This new gadget can turn thoughts into audible sentences
It may not be perfect but still revolutionary...
A new gadget is capable of brain-to-speech conversion. It uses brain signals to analyse what a person has thought to say out loud. Using this analysis it is able to emulate audible sentences what the person intended to say. This is a completely new component when it comes to brain to computer interface.
While the device is still quite buggy, as research is still in progress. In fact, the device can be thought off as an early prototype, however, it does its job. It becomes the first gadget to perform this novel function.
The device is a sign of hope for all the disabled who have lost their ability to communicate in sentences. It can also help people who stammer a lot or who have completely lost the ability to form sentences. Moreover, even people who could never speak at all may find hope that in future a more perfect device can help ease their problems.
How does it work?
While it may be a surprise but the device does not exactly use the information provided by the brain signals. THe brain signals are way too complex and may be for different instructions. Instead, the suystem uses Artificial Intelligence to combine the analysis of brain signals as well as the preliminary action of the vocal cords in trying to formulate the words.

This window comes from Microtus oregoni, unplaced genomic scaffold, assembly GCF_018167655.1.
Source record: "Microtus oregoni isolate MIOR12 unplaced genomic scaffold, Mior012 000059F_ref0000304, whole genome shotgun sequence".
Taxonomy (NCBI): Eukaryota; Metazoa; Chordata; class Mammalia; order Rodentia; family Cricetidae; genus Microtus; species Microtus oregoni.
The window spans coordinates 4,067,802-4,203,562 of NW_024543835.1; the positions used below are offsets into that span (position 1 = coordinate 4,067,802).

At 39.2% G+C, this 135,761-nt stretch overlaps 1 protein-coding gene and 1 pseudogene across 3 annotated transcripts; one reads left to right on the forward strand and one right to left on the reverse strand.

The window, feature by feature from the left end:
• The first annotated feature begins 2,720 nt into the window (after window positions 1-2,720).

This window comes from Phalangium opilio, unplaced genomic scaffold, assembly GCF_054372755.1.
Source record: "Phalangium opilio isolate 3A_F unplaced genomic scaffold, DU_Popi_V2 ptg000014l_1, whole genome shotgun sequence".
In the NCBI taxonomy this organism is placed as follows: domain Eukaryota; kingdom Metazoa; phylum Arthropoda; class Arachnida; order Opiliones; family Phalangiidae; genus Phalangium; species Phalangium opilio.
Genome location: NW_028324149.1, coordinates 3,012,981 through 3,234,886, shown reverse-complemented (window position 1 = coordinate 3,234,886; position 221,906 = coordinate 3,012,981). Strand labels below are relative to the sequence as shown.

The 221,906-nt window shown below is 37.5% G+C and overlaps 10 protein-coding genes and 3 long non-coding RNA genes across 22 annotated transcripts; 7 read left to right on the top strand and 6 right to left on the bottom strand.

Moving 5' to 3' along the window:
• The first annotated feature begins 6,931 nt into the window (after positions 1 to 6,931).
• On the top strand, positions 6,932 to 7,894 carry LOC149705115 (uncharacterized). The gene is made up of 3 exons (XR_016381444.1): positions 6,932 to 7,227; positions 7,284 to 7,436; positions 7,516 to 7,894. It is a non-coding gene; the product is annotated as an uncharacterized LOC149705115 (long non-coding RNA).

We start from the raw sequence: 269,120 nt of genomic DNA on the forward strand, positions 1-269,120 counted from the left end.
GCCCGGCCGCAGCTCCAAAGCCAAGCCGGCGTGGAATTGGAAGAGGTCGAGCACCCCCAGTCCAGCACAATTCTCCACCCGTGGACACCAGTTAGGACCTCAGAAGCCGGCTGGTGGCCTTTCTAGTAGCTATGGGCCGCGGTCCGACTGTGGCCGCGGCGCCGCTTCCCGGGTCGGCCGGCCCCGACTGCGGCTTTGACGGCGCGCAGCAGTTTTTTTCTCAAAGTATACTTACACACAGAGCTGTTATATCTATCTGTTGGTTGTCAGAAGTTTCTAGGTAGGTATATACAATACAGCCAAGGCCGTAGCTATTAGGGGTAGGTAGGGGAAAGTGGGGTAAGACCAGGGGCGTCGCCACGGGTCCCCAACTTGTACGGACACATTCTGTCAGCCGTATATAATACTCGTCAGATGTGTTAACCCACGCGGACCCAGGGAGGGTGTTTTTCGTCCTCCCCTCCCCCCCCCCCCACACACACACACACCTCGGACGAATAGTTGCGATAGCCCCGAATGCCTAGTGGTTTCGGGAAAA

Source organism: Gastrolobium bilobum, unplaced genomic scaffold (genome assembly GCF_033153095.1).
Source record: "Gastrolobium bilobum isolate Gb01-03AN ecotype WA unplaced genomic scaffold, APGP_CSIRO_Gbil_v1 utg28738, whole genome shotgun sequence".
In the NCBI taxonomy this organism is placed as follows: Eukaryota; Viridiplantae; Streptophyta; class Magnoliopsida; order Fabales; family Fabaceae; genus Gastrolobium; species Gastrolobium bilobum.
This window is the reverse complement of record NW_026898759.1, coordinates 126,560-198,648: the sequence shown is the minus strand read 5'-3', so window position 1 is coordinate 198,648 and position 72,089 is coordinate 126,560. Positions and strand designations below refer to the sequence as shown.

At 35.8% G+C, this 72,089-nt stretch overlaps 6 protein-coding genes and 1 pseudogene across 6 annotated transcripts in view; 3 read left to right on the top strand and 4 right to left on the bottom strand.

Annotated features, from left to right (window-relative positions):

In other words, the device is only able to predict and produce audible sentences as long as they are already about to be formed in our voice box. Currently, it is useful for only those people who, on some level, are able to form the words in their throats but can;t deliver them through their mouth.
When it was being tested, the device was correctly able to predict what people were speaking when they were asked to only mouth the words. Thus, the gadget is still working on a very basic level. However, it is expected to progress further.
Far from perfect
When the people testing the device were asked for the machine's accuracy, they responded that the sentences generated often got one word wrong more than half the times. A neuroengineer from Northwestern University, Marc Slutzky told SciAm:
For someone who’s locked in and can’t communicate at all, a few minor errors would be acceptable. Obviously you’d want to [be able to] say any word you’d want to, but it would still be a lot better than having to type out words one letter at a time, which is the [current] state of the art.